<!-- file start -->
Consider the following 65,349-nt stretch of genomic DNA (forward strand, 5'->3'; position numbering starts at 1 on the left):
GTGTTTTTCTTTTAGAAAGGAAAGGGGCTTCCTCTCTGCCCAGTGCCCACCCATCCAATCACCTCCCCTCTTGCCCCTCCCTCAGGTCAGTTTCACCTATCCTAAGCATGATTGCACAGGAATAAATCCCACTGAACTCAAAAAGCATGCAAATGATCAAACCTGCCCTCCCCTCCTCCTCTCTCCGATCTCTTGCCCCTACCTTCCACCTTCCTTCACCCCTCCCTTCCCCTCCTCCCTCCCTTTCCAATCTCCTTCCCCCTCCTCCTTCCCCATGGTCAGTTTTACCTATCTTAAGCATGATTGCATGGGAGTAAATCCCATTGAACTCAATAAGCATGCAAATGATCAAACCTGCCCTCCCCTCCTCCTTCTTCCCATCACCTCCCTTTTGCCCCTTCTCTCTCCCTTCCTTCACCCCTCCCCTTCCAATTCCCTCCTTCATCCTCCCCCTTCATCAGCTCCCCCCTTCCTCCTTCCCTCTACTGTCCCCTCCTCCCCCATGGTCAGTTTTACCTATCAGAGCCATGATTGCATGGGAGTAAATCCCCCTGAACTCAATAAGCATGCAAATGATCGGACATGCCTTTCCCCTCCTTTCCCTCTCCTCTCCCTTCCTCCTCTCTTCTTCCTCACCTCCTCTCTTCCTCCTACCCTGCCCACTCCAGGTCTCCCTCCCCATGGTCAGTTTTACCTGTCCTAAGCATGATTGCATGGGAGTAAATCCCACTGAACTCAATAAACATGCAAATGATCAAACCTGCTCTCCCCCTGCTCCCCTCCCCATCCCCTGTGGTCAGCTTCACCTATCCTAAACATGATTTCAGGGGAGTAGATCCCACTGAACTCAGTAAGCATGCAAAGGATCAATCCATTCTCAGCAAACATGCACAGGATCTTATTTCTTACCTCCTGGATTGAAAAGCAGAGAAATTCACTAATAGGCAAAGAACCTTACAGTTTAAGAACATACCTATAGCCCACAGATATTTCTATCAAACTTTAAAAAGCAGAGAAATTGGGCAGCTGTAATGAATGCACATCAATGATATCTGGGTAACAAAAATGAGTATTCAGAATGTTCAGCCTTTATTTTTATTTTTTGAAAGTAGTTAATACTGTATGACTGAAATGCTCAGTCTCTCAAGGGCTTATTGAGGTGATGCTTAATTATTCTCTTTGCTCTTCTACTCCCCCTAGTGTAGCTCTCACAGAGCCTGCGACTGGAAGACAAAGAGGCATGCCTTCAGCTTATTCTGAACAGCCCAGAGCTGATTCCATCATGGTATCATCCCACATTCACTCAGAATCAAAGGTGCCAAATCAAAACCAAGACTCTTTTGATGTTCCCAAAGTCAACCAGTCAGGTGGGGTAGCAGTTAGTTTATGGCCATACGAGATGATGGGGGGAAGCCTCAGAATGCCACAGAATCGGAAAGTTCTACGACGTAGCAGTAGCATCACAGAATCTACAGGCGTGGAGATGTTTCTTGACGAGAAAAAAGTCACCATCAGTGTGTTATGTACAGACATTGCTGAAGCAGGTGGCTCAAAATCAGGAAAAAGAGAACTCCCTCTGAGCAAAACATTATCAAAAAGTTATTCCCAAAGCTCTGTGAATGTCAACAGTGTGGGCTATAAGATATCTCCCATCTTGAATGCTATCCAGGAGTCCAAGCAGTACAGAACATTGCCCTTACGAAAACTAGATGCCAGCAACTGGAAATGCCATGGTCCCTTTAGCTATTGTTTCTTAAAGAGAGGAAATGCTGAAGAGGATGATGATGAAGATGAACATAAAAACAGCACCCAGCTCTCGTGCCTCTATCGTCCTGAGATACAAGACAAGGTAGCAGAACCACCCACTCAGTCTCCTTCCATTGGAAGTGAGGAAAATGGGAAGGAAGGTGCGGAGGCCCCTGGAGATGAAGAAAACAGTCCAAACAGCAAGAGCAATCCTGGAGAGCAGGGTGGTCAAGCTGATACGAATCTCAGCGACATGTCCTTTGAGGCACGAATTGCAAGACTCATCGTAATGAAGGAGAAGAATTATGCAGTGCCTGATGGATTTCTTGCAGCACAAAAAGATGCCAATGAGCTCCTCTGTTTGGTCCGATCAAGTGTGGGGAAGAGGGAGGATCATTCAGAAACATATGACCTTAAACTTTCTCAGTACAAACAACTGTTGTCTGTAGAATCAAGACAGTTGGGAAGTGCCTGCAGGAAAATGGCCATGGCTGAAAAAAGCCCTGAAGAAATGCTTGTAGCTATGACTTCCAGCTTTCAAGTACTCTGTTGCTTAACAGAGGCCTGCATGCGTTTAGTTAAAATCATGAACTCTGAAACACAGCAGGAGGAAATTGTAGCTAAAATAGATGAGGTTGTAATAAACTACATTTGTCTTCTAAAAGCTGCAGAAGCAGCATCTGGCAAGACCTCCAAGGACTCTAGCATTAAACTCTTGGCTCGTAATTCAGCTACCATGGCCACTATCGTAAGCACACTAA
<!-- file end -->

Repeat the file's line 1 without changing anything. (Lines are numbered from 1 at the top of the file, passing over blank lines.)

Consider the following 65,349-nt stretch of genomic DNA (forward strand, 5'->3'; position numbering starts at 1 on the left):